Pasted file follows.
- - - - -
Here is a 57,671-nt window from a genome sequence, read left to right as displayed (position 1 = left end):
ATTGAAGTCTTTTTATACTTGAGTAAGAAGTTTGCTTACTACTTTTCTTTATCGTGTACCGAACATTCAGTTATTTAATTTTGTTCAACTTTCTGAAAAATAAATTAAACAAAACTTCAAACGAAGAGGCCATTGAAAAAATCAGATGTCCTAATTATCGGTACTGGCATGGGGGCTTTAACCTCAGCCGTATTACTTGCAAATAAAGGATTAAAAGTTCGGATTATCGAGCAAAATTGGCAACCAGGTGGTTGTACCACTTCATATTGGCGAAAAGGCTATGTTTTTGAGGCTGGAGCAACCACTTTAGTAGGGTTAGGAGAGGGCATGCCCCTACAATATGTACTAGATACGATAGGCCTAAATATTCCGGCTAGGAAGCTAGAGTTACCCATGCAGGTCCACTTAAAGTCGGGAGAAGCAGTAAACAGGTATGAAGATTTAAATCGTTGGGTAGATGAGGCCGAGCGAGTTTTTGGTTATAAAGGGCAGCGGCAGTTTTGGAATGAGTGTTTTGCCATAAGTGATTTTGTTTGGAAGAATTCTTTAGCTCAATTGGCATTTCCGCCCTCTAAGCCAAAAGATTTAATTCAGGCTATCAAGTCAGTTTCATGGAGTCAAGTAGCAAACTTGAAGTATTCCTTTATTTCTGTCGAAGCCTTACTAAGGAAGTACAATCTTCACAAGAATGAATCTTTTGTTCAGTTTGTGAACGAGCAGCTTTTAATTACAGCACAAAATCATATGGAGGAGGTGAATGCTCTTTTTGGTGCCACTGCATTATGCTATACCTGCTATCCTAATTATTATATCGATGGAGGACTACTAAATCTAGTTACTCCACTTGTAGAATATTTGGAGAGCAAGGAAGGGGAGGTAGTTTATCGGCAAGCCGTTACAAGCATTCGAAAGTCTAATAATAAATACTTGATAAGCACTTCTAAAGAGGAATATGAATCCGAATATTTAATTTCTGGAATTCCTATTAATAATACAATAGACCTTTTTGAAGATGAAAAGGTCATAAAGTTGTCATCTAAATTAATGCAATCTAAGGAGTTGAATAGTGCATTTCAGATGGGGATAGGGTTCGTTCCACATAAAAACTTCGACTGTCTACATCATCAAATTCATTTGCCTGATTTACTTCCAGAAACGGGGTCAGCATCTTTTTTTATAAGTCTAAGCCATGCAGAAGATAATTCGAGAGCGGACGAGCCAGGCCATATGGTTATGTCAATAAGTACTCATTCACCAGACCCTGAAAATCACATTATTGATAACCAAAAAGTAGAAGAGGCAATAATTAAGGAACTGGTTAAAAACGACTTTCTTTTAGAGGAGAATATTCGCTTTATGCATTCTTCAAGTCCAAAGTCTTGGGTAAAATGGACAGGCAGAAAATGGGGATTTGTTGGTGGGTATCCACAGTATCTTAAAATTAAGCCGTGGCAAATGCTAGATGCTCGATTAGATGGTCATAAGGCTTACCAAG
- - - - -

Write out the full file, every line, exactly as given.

Here is a 57,671-nt window from a genome sequence, read left to right as displayed (position 1 = left end):
ATTGAAGTCTTTTTATACTTGAGTAAGAAGTTTGCTTACTACTTTTCTTTATCGTGTACCGAACATTCAGTTATTTAATTTTGTTCAACTTTCTGAAAAATAAATTAAACAAAACTTCAAACGAAGAGGCCATTGAAAAAATCAGATGTCCTAATTATCGGTACTGGCATGGGGGCTTTAACCTCAGCCGTATTACTTGCAAATAAAGGATTAAAAGTTCGGATTATCGAGCAAAATTGGCAACCAGGTGGTTGTACCACTTCATATTGGCGAAAAGGCTATGTTTTTGAGGCTGGAGCAACCACTTTAGTAGGGTTAGGAGAGGGCATGCCCCTACAATATGTACTAGATACGATAGGCCTAAATATTCCGGCTAGGAAGCTAGAGTTACCCATGCAGGTCCACTTAAAGTCGGGAGAAGCAGTAAACAGGTATGAAGATTTAAATCGTTGGGTAGATGAGGCCGAGCGAGTTTTTGGTTATAAAGGGCAGCGGCAGTTTTGGAATGAGTGTTTTGCCATAAGTGATTTTGTTTGGAAGAATTCTTTAGCTCAATTGGCATTTCCGCCCTCTAAGCCAAAAGATTTAATTCAGGCTATCAAGTCAGTTTCATGGAGTCAAGTAGCAAACTTGAAGTATTCCTTTATTTCTGTCGAAGCCTTACTAAGGAAGTACAATCTTCACAAGAATGAATCTTTTGTTCAGTTTGTGAACGAGCAGCTTTTAATTACAGCACAAAATCATATGGAGGAGGTGAATGCTCTTTTTGGTGCCACTGCATTATGCTATACCTGCTATCCTAATTATTATATCGATGGAGGACTACTAAATCTAGTTACTCCACTTGTAGAATATTTGGAGAGCAAGGAAGGGGAGGTAGTTTATCGGCAAGCCGTTACAAGCATTCGAAAGTCTAATAATAAATACTTGATAAGCACTTCTAAAGAGGAATATGAATCCGAATATTTAATTTCTGGAATTCCTATTAATAATACAATAGACCTTTTTGAAGATGAAAAGGTCATAAAGTTGTCATCTAAATTAATGCAATCTAAGGAGTTGAATAGTGCATTTCAGATGGGGATAGGGTTCGTTCCACATAAAAACTTCGACTGTCTACATCATCAAATTCATTTGCCTGATTTACTTCCAGAAACGGGGTCAGCATCTTTTTTTATAAGTCTAAGCCATGCAGAAGATAATTCGAGAGCGGACGAGCCAGGCCATATGGTTATGTCAATAAGTACTCATTCACCAGACCCTGAAAATCACATTATTGATAACCAAAAAGTAGAAGAGGCAATAATTAAGGAACTGGTTAAAAACGACTTTCTTTTAGAGGAGAATATTCGCTTTATGCATTCTTCAAGTCCAAAGTCTTGGGTAAAATGGACAGGCAGAAAATGGGGATTTGTTGGTGGGTATCCACAGTATCTTAAAATTAAGCCGTGGCAAATGCTAGATGCTCGATTAGATGGTCATAAGGCTTACCAAG